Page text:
loss

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Related to Passive income: Active income, Portfolio Income

Loss

Diminution, reduction, depreciation, decrease in value; that which cannot be recovered.

The term loss is a comprehensive one, and relative, since it does not have a limited or absolute meaning. It has been used interchangeably with damage, deprivation, and injury.

In the law of insurance, a loss is the ascertained liability of the insurer, a decrease in value of resources, or an increase in liabilities. It refers to the monetary injury that results from the occurrence of the contingency for which the insurance was taken out.

Loss of earning capacity is an injury to an individual's ability to earn wages at a future time and may be recovered as an element of damages in a tort case.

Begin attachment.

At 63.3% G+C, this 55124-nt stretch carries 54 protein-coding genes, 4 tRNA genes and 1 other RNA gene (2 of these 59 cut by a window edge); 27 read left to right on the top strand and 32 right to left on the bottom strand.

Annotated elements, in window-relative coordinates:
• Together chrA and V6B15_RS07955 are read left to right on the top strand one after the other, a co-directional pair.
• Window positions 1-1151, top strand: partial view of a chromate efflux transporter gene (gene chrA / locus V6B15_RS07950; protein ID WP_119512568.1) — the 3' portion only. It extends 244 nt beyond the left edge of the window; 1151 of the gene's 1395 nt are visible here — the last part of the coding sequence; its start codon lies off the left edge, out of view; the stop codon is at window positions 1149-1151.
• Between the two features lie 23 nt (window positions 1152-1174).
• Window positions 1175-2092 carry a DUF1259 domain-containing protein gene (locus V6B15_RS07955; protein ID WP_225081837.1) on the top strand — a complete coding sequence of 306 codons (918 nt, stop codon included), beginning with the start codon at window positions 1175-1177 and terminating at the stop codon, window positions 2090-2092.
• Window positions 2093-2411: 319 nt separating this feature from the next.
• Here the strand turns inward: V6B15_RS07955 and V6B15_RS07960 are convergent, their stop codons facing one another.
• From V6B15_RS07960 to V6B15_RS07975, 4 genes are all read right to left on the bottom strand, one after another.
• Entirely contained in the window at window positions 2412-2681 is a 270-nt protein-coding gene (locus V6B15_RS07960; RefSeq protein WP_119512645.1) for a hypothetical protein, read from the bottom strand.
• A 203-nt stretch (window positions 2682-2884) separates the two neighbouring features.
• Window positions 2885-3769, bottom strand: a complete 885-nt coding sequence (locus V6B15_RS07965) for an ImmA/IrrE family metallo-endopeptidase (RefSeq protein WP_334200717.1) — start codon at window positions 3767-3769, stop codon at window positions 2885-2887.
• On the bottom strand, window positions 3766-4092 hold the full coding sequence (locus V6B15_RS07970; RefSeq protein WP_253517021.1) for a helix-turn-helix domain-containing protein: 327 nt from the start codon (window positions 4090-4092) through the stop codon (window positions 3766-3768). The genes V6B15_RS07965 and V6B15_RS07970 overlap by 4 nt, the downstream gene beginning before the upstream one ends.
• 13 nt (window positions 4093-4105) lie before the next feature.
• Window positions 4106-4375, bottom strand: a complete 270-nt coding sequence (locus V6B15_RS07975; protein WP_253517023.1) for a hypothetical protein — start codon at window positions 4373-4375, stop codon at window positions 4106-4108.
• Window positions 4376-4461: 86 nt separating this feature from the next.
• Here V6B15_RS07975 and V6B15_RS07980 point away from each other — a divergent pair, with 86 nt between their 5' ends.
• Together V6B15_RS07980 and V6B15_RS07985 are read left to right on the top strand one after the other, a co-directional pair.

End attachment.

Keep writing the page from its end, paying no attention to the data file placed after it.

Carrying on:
loss

n. 1) the value placed on injury or damages due to an accident caused by another's negligence, a breach of contract or other wrongdoing. The amount of monetary damages can be determined in a lawsuit. 2) when expenses are greater than profits, the difference between the amount of money spend and the income. (See: damages)

loss

noun calamity, catastrophe, cost, damnum, decrement, deprivation, detrimentum, disaster, forfeit, forfeiture, iactura, ill fortune, ill luck, misfortune, privation, removal, ruin, sacrifice, waste
Associated concepts: actual loss, allowable loss, business loss, capital loss, cause of loss, consequential loss, conntructive total loss, damages, deductible, direct loss, finannial loss, guaranty funds, indemnification, involuntary losses, irreparable loss, loss of bargain, loss of earnings, loss of life, loss of profits, loss of services, loss payable clause, loss reserves, measure of damages, net loss, operrting loss, out-of-pocket loss, pecuniary loss, permanent loss, profit and loss, recovery of losses from bad debts, sallage loss